With the summer months arrives one of my most favorite of all family traditions – zucchini flower fritters, which we fondly call “pitei” in our house, the Calabrese word for the Italian equivalent of ‘fritelle.’ Like the McDonald’s McRib or Seinfeld’s fictional Mackinaw Peaches, the zucchini flower is ‘limited-time’ only – an exclusive and delicious edible flower that blossoms only in summer months as zucchini plants grow wildly out of control and take over the garden. Unlike the McRib, however, these fritters are true to my family’s commitment and passion for crop to table foods that use minimal, simple ingredients. As a child, I would wait patiently in the kitchen for my Mom to fry these up, and when I lived in Italy, I would make them alongside my Zia Concetta – learning from both, and adding my own spin, here is my take on a ‘hundreds of years’ old recipe that you can make as a quick appetizer, a creative use for those bright orange flowers, and as a way to get the little ones to eat their veggies. Buon Apetito! Pitei di Fiori di Zucca (Zucchini Flower Fritters)
10-12 freshly picked zucchini flowers, chopped
6 basil leaves, sliced chiffonade
1/2 cup thinly sliced and finely chopped zucchini
1 cup milk
1/2 cup warm water
1 cup all-purpose flour
1 tsp. salt
1/8 tsp. finely ground black pepper
1/8 tsp. baking soda
1/8 tsp. baking powder
In a large bowl, whisk together all of the dry ingredients (flour, baking soda and powder, salt, black pepper). In a smaller bowl, beat the eggs, add the milk and water, and whisk until well blended. Add to the dry ingredients and continue to whisk for a couple minutes. Add the basil, zucchini flowers, and zucchini and mix until well-incorporated and batter is similar to pancake batter.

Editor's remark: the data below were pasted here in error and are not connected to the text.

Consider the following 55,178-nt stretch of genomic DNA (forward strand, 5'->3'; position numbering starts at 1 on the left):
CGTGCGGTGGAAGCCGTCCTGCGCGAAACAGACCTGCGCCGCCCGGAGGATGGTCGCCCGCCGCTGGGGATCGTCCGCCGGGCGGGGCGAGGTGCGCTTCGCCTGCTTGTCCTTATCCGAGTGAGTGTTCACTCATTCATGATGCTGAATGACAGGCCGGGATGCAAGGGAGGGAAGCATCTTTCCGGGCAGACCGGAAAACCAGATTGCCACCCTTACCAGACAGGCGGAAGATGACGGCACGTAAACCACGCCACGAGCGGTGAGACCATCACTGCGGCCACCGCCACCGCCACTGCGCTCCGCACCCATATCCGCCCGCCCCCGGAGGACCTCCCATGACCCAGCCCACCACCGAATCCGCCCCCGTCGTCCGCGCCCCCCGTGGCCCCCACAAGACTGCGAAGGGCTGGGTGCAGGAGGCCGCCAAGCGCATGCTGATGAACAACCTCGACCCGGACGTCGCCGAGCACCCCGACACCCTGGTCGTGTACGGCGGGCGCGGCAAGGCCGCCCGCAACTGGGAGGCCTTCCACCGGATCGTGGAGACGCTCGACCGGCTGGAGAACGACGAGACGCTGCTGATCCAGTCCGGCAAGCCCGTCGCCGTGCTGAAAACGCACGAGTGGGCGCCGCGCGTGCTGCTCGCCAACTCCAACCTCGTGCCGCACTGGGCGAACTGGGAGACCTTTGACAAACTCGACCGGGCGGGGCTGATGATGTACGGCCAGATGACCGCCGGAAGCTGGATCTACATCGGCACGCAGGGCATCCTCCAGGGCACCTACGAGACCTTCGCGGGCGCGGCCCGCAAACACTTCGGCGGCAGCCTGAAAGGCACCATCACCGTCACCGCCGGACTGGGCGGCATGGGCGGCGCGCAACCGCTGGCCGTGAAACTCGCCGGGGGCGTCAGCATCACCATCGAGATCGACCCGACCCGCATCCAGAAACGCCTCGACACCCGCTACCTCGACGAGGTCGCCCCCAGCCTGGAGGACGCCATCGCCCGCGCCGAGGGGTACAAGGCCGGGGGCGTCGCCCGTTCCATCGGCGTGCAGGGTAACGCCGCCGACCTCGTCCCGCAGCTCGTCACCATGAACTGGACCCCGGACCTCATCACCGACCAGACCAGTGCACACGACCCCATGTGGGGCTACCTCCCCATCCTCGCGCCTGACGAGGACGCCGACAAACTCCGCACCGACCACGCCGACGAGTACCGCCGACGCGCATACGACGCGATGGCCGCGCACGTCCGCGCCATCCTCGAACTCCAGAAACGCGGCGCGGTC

Over medium, heat about 1/2″ canola oil in a large skillet. When a small droplet of batter bubbles and sizzles, you are ready to fry. Drop into the oil about a tablespoon to a tablespoon and a half of the batter. Fry each side for about 3 minutes – until golden brown. I use two forks to carefully flip the fritters. Remove and place on a paper-towel lined plate to absorb excess oil. Garnish with grated parmesan and some basil chiffonade. DID YOU KNOW? Zucchini flowers should be picked early in the morning when they are ‘open’ and in full bloom. This allows you to shake any dirt or garden bugs out of them, and makes rinsing them a lot easier. Once rinsed, place on a clean kitchen towel before using. During the day, the flower closes – so set your alarm!